The problem with that is that sometimes it DOES matter which 8 hrs you’re working. The unprepared manager is going to lean on the people who are working past 5 when they need something done at the last minute. As the person who leaves earlier, it’s great for you because you don’t have to do extra work or stay late when the manager doesn’t plan ahead. But, on the performance review side, the person who normally leaves at 5 pm and gets all the 4:59 tasks and puts in time till 7 pm many days to solve the manager’s problems is going to stand out in the boss’s mind.

        1. Lil Fidget

          I agree with this. We have a lot of work that comes in at the end of the day. Just depends on your situation.

        2. Optimistic Prime

          Depends on the manager. I usually arrive between 7:30 and 8:30, and my manager’s manager is also an early arriver – so he often asks me to do things or comes by to bounce ideas off me because I’m there early and not many other people are. We both leave between 4 and 5 every day so there wouldn’t be any extra work on the back end.

          In fact, I’d say in general that I am more likely to asked to get something done before 10 am than after 4 pm.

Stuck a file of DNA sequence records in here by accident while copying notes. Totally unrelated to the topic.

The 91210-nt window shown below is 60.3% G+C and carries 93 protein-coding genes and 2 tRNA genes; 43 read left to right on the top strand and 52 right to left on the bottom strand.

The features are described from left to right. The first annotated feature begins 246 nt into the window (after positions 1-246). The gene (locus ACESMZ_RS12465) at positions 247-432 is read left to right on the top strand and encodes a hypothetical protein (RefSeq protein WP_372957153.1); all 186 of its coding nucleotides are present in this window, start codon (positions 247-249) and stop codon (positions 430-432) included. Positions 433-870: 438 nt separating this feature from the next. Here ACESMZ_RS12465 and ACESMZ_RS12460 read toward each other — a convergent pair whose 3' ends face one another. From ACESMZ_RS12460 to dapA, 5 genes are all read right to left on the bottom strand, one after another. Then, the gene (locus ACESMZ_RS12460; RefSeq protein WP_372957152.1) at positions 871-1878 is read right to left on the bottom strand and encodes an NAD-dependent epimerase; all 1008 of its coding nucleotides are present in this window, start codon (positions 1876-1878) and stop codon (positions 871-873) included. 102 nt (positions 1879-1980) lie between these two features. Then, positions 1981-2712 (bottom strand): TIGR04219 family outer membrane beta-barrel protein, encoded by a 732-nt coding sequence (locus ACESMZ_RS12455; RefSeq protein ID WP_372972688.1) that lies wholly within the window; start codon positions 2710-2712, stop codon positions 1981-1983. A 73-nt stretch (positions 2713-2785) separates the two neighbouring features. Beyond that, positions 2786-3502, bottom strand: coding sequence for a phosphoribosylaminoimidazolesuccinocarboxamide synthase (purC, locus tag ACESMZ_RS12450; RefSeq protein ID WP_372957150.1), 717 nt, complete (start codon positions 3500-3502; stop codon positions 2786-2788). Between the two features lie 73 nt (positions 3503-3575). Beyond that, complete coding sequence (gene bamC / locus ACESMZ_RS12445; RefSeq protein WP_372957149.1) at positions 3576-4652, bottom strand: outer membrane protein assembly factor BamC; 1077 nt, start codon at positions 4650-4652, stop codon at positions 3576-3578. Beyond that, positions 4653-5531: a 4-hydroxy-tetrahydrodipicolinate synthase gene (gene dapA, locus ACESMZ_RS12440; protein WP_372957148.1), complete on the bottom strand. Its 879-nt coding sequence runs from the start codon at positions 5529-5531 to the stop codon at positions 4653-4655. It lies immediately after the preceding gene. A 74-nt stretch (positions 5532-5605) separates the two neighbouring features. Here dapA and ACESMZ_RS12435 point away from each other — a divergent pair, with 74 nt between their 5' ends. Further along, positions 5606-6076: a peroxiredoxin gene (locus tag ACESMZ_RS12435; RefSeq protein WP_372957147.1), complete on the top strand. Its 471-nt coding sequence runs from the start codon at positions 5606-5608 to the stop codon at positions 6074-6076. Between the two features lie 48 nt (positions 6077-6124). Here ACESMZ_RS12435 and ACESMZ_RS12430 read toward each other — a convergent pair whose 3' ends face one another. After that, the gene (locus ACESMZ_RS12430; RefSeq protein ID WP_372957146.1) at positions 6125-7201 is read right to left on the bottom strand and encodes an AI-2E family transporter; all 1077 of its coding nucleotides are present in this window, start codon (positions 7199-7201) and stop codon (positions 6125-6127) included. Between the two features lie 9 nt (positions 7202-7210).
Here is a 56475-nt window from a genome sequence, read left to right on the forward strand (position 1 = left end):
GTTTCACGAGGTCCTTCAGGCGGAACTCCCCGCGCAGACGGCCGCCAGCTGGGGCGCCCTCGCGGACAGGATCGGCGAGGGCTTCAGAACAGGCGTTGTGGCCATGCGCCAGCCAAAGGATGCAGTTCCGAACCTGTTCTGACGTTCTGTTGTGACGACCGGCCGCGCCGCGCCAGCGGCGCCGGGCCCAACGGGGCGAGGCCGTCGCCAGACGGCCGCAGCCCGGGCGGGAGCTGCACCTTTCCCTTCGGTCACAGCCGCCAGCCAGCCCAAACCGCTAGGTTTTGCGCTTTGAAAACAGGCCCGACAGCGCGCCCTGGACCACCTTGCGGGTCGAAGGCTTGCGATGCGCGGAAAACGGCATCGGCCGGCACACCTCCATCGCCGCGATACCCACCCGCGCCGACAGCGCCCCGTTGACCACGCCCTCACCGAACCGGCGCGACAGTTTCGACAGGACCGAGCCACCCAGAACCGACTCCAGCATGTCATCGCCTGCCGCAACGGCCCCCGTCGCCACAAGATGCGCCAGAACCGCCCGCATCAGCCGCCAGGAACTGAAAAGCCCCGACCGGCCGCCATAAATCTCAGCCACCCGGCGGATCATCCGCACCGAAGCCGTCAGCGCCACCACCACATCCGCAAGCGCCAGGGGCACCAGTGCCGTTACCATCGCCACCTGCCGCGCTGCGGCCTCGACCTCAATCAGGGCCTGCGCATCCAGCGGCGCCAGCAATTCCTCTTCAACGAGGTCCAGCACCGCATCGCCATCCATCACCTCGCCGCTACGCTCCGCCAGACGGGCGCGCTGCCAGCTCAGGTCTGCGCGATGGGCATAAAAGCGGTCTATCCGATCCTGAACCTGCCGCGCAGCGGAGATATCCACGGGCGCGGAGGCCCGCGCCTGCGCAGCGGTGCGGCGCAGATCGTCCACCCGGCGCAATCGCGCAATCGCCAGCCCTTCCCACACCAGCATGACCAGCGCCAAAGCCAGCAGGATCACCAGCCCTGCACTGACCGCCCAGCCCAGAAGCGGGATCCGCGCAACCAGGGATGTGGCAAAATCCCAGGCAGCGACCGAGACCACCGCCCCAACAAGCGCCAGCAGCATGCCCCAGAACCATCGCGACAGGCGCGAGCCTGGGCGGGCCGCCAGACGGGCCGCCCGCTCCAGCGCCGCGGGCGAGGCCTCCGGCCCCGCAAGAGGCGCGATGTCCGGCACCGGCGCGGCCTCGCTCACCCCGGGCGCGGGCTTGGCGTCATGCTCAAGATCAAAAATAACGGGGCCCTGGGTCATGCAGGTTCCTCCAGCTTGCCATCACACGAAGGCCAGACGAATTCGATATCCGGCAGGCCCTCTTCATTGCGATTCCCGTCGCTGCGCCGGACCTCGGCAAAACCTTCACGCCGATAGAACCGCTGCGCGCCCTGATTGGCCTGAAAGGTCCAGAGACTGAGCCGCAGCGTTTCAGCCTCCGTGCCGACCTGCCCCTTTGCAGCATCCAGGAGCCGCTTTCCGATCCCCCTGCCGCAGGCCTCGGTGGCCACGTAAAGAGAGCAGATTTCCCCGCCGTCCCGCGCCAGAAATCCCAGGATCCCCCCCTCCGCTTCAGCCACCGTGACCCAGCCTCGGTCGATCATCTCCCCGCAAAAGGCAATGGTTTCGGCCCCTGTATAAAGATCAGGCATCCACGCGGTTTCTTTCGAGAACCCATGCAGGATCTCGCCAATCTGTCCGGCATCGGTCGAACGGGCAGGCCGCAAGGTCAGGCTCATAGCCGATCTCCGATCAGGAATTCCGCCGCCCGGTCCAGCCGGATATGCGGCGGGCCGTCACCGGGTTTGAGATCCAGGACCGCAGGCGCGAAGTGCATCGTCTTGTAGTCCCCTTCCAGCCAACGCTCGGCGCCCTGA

1. TurquoiseCow

            In my office, I often found I got some one-on-one talk with the boss after 5PM. I’d stop by to ask a quick question, and it would snowball into a longer “state of the department” type discussion that others didn’t have. He also came in early (and I didn’t), so maybe he had similar discussions in the morning, but he was also the type to hit the ground running first thing (I’d often come in to notes on my keyboard, or “urgent” emails), where as at the end of the day he was more introspective.

            Definitely a “know your office/boss” thing.

        3. NotAnotherMananger!

          It’s also a matter of knowing your industry. I can often approve requests to shift hours later in the day fairly easily, but I work in a client services industry and is driven by client demand and nutty deadlines, which skews later in the day, so allowing people to leave early would unfairly burden the “late shift”. I do have a team that is staggered by half-hours (8:30, 9:00, 9:30, and 10 a.m. start times), but there is no way I could have someone leave at 3 or 4 p.m. every day and maintain parity within the group’s workload.

          That said, I don’t need people to hang around past their end-time just so I see them. I know who’s working and who’s productive. The people with the most and least hours are the least productive; the person with middling hours is a productivity machine.